Tuesday, February 16, 2010

February? Why Not...

Getting off to an early start....

I just know it will be a great season this year, really looking forward to killing and canning some Reds.

OK OK, I'm just attempting to create some inspiration for you regulars as well as myself so when we all show up in Bristol Bay we'll be ready to rock and roll..

Speaking of inspiration, I'm going to take advantage of this slow month of February here on our blog and introduce you to a kid that I had the privilege of watching grow up......for a few years anyway while living in the remote village of Bristol Bay called Aleknagik.

Aleknagik is located north of Dillingham at the end of the Lake Road.
There are just a couple hundred residents there and as some of you are aware, life in these villages can be considerably different than most places, if not not down right challenging at times.... especially if you were a little girl, life's options and opportunities may seem a bit further to reach for.

I'm not saying it's a bad place to grow-up or to raise a family.
Myself, I'd almost lean in favor of such a location for raising kids. Like anywhere else, it's all in what you are able to make of it for you and yours.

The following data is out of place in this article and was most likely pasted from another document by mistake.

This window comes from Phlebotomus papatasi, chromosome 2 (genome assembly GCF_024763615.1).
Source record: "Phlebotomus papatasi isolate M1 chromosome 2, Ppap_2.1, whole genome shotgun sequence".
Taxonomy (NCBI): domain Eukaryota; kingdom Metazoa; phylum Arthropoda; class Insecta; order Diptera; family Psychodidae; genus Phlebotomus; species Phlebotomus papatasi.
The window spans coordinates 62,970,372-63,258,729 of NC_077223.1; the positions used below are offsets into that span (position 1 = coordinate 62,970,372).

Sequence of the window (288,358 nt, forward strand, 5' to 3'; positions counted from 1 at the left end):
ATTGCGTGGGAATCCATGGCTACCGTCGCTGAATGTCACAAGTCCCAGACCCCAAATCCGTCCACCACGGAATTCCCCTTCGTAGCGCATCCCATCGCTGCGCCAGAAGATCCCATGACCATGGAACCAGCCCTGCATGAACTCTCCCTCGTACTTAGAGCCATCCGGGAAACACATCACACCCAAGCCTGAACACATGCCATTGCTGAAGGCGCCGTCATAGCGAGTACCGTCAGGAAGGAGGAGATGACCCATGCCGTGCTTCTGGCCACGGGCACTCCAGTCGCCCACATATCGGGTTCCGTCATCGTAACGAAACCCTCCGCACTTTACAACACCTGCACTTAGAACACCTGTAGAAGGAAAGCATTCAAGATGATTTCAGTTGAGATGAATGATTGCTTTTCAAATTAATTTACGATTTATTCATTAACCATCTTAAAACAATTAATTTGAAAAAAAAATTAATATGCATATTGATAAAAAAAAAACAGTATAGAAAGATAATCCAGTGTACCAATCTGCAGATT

Some of you may have read of this young girl in recent headlines, myself, I follow her career sorta as one of my internet hobbies. Her name is Callan Chythlook-Sifsof, and she has managed to make a career out of her favorite pastime of snowboarding. Enough of a career that it has landed her in he Winter Olympic Games this year. An incredible achievement for anyone, I think she is the first Native Alaskan to make the Olympics. She also turned 21 on Valentines Day this year. happy 21st Callan!!

Well enough of my babble, below is a video of Callan so you can hear it in her own words.

Callan fell today in the final qualifying run which took her out of contention for a finals spot in the 2010 Olympic Games. But after the race, she kept the Olympics and the things that happened on the course in perspective.